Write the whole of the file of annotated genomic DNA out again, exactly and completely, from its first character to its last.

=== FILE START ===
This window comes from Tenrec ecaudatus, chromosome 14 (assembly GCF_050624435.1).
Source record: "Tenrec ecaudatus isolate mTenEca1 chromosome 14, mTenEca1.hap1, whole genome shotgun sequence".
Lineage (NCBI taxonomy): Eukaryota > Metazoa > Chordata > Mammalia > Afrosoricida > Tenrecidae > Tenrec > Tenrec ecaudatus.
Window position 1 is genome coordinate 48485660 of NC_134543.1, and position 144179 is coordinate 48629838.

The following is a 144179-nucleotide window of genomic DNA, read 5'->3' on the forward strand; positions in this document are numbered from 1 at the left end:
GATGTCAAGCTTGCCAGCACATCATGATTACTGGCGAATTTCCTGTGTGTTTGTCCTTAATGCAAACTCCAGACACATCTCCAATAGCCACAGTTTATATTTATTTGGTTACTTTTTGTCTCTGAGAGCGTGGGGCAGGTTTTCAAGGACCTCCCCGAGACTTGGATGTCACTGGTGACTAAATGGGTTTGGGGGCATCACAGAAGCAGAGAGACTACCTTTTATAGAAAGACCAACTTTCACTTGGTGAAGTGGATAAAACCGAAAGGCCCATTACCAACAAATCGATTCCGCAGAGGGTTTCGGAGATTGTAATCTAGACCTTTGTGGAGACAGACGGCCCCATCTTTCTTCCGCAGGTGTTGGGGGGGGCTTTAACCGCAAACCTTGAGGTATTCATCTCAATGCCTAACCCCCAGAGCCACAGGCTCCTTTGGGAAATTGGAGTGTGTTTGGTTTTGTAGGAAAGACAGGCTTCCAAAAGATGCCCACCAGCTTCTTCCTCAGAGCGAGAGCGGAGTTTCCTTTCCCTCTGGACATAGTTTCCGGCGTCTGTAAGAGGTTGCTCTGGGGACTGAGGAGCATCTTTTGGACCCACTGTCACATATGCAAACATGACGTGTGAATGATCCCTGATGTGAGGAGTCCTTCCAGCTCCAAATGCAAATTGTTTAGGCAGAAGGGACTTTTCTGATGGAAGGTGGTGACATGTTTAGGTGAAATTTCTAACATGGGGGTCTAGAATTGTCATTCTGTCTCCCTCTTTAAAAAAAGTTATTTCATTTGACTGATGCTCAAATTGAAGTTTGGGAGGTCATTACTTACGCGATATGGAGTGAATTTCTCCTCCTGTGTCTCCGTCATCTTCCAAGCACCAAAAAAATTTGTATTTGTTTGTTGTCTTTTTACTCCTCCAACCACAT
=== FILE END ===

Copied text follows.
This window comes from Tenrec ecaudatus, chromosome 14 (assembly GCF_050624435.1).
Source record: "Tenrec ecaudatus isolate mTenEca1 chromosome 14, mTenEca1.hap1, whole genome shotgun sequence".
Lineage (NCBI taxonomy): Eukaryota > Metazoa > Chordata > Mammalia > Afrosoricida > Tenrecidae > Tenrec > Tenrec ecaudatus.
Window position 1 is genome coordinate 48485660 of NC_134543.1, and position 144179 is coordinate 48629838.

The following is a 144179-nucleotide window of genomic DNA, read 5'->3' on the forward strand; positions in this document are numbered from 1 at the left end:
GATGTCAAGCTTGCCAGCACATCATGATTACTGGCGAATTTCCTGTGTGTTTGTCCTTAATGCAAACTCCAGACACATCTCCAATAGCCACAGTTTATATTTATTTGGTTACTTTTTGTCTCTGAGAGCGTGGGGCAGGTTTTCAAGGACCTCCCCGAGACTTGGATGTCACTGGTGACTAAATGGGTTTGGGGGCATCACAGAAGCAGAGAGACTACCTTTTATAGAAAGACCAACTTTCACTTGGTGAAGTGGATAAAACCGAAAGGCCCATTACCAACAAATCGATTCCGCAGAGGGTTTCGGAGATTGTAATCTAGACCTTTGTGGAGACAGACGGCCCCATCTTTCTTCCGCAGGTGTTGGGGGGGGCTTTAACCGCAAACCTTGAGGTATTCATCTCAATGCCTAACCCCCAGAGCCACAGGCTCCTTTGGGAAATTGGAGTGTGTTTGGTTTTGTAGGAAAGACAGGCTTCCAAAAGATGCCCACCAGCTTCTTCCTCAGAGCGAGAGCGGAGTTTCCTTTCCCTCTGGACATAGTTTCCGGCGTCTGTAAGAGGTTGCTCTGGGGACTGAGGAGCATCTTTTGGACCCACTGTCACATATGCAAACATGACGTGTGAATGATCCCTGATGTGAGGAGTCCTTCCAGCTCCAAATGCAAATTGTTTAGGCAGAAGGGACTTTTCTGATGGAAGGTGGTGACATGTTTAGGTGAAATTTCTAACATGGGGGTCTAGAATTGTCATTCTGTCTCCCTCTTTAAAAAAAGTTATTTCATTTGACTGATGCTCAAATTGAAGTTTGGGAGGTCATTACTTACGCGATATGGAGTGAATTTCTCCTCCTGTGTCTCCGTCATCTTCCAAGCACCAAAAAAATTTGTATTTGTTTGTTGTCTTTTTACTCCTCCAACCACAT